In Japan, he is called Jizo, a spirit who hides children in his robes to protect them from demons and guide them to salvation.. In Sweden, Jultomten, the Christmas elf, delivers presents with the help of his Yule goat, Julbock. In Belgium, Sinterklaas is always accompanied by Zwarte Piet (Black Peter), who throws candies to the children. He is also known as Father Christmas, Kris Kringle, St. Nicholas, or Santa Claus. No matter what his name, the year-end gift giver is often a cultural tradition. Around the world, people prepare for Christmas in their own unique way.
For some, the Christmas story is based on the birth of Christ. Though we do not know the real birth date of Christ, the date December 25 was identified as Christmas Day in a Roman calendar created in 336 A.D. It is suspected that the pagan ritual of Winter Solstice, which celebrated rebirth, influenced religious leaders to choose a date that was already a mass celebration. Coupled with the legend of Christ rising from the dead, Christmas became propaganda for the new religion. Eastern churches, particularly Greek Orthodox, disagreed with the declaration, and chose a different date in the first week of January.
According to the bible, twelve days after the birth of Christ the three wise men showed up carrying gifts for the infant. Epiphany is the celebration of the gifts brought to baby Jesus. The twelve days of Christmas are the days between Christmas and Epiphany. The tradition of gift giving may stem from the story of the wise men. In Puerto Rico, children receive gifts from the Three Kings on January 6th. Each child puts grass under their bed for the camels and in the morning the grass is replaced with gifts. Who is to say that this is any more ludicrous than putting out milk and cookies for Santa and his reindeer?
Gift giving at Christmastime has also been linked with the story of Saint Nicholas. In the fourth century A.D, Bishop Nicholas of Turkey was renowned for his generosity. He would often throw food and gifts out the window of the church to groups of hungry children. As legend has it, Bishop Nicholas saved three young girls who were to be sold into slavery. Hearing about their plight he crept into their house at night and hid bags of gold in their shoes. Today the Vatican denies that Nicholas attained sainthood or even existed, but the tradition continues.
In other countries of the world, Christmas is celebrated on different days. In Holland, Sinter Klaas arrives on a white horse, depositing presents in wooden shoes on December 4, the night before the birthday of St. Nicholas. Poland waits until the celebration of Epiphany, January 6th, for Saint Nicholas to bring gifts to the children. In the Philippines, the Christmas festival runs continuously from December 16 to January 6. Talk about Christmas cheer!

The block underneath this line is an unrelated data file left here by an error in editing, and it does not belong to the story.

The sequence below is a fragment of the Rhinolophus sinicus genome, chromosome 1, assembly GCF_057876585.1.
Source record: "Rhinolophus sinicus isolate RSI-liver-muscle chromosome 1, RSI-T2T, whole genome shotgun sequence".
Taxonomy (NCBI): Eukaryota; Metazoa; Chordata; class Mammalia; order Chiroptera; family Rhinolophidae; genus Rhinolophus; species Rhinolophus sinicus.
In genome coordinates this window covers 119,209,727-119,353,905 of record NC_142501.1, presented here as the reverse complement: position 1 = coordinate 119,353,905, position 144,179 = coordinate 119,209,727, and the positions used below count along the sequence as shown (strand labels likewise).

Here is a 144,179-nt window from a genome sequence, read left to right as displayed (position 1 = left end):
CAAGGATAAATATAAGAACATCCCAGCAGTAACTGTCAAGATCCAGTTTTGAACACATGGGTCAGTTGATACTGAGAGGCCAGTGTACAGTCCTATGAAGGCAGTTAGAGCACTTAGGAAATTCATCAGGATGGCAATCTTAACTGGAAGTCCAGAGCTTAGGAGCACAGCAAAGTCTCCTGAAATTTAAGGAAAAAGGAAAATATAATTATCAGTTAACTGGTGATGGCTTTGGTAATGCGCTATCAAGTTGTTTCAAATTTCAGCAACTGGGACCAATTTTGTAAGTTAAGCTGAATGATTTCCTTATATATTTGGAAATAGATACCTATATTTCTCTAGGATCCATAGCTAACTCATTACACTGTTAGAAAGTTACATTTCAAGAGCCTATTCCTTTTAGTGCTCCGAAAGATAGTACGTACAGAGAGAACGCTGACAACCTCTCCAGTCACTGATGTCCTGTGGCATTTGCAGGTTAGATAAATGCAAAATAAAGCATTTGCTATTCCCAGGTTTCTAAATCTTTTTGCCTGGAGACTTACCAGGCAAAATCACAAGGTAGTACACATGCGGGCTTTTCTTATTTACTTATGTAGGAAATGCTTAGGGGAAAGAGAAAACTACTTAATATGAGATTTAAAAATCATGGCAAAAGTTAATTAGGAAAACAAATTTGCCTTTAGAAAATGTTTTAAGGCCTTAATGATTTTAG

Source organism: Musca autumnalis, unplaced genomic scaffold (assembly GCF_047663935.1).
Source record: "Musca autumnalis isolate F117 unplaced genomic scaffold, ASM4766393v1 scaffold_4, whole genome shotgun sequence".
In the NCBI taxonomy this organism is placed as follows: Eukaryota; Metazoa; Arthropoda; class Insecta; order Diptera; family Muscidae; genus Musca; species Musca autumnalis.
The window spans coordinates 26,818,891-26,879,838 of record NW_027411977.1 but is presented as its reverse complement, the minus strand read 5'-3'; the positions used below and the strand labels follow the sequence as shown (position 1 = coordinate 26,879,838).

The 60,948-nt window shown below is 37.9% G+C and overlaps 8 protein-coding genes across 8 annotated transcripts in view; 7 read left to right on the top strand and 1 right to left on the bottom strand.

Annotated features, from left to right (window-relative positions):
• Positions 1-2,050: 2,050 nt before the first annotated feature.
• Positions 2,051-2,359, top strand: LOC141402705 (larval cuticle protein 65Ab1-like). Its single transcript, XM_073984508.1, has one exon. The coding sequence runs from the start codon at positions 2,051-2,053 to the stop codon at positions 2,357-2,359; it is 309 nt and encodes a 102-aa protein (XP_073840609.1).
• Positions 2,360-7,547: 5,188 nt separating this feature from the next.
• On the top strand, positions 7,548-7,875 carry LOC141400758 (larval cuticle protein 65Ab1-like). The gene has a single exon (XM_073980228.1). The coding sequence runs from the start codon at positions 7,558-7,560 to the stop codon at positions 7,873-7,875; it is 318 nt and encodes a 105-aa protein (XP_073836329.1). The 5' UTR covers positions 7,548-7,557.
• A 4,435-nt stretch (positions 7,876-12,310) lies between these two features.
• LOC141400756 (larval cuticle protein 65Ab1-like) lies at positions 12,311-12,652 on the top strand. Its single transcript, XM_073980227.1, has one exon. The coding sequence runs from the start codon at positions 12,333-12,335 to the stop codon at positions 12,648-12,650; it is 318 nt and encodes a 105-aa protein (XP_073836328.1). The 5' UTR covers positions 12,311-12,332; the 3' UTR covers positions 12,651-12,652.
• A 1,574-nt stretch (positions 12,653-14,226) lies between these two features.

Much of our North American Christmas culture is based upon modern songs, stories and poems. Rudolph the Red-Nosed Reindeer, Frosty the Snowman, and the Grinch, are all recent creations. Even Santa himself was popularized by the poem ‘A Visit from St. Nicholas’ in 1823. The poem by Clement Clarke Moore, which begins ‘Twas the night before Christmas’, first described the Santa that we all know and love. Ultimately, it was Coca-Cola who created the now-familiar image of Santa.
What is the true meaning of Christmas? The beliefs that are adhered to are different all around the world. Family traditions vary from house to house. What is common is the tradition of gathering and giving. Family get-togethers, dinners with friends, office parties and charitable work are all centered on this festive season. Christmas is a time to show people that you care.
During the reformation of the churches in the 16th century, some leaders tried to outlaw Christmas. They believed that the pagan ideas of evergreen, holly, mistletoe, gifts, and special meals corrupted the meaning of Christmas. We hear the same complaints today, as the commercialization of Christmas dominates the month of December. As you walk through a mall, you are inundated with Christmas temptations, all focused on emptying your wallet. Gift giving has become an expectation.
For me, the coming of Christmas has a kairological effect as I blend together memories of family, friends and celebration. I think back to childhood and the excitement of Christmas morning; I recall feasts and wine and abundance. Even when there were few presents, our house was always full of warmth and happiness. For others, Christmas instead has the opposite effect. Christmas and New Year’s can be the most challenging time for people dealing with depression. As you spread your Christmas cheer, remain sensitive to those who need a little extra warmth at this time of year.
There are also many cultures that have different celebrations at year-end, In December, Buddhists celebrate Bodhi Day as the anniversary of Buddha achieving enlightenment. Hindus celebrate Pancha Ganapati, a five day festival in honor of Lord Ganesh. Those who are Jewish celebrate Hannukah and those who are Pagans celebrate Yule and Winter Solstice. In all cultures these celebration precede the end of the year.
Is Christmas really about Christ? To the majority of the population, the answer is no. While some still honor the traditions of mass and prayer, most people honor the tradition of rum and egg nog. The festivities of the season are more generic than religious. What instead awakens is spiritual openness, a shift into a higher self where once a year we care more for each other. The true spirit of Christmas is not about getting or giving but about loving. Feeling happy to be alive, feeling the joy of relationships, and feeling the pleasure of existence. I pray that the world (and each of my readers) experience joy and happiness during the season. Merry Christmas, everyone!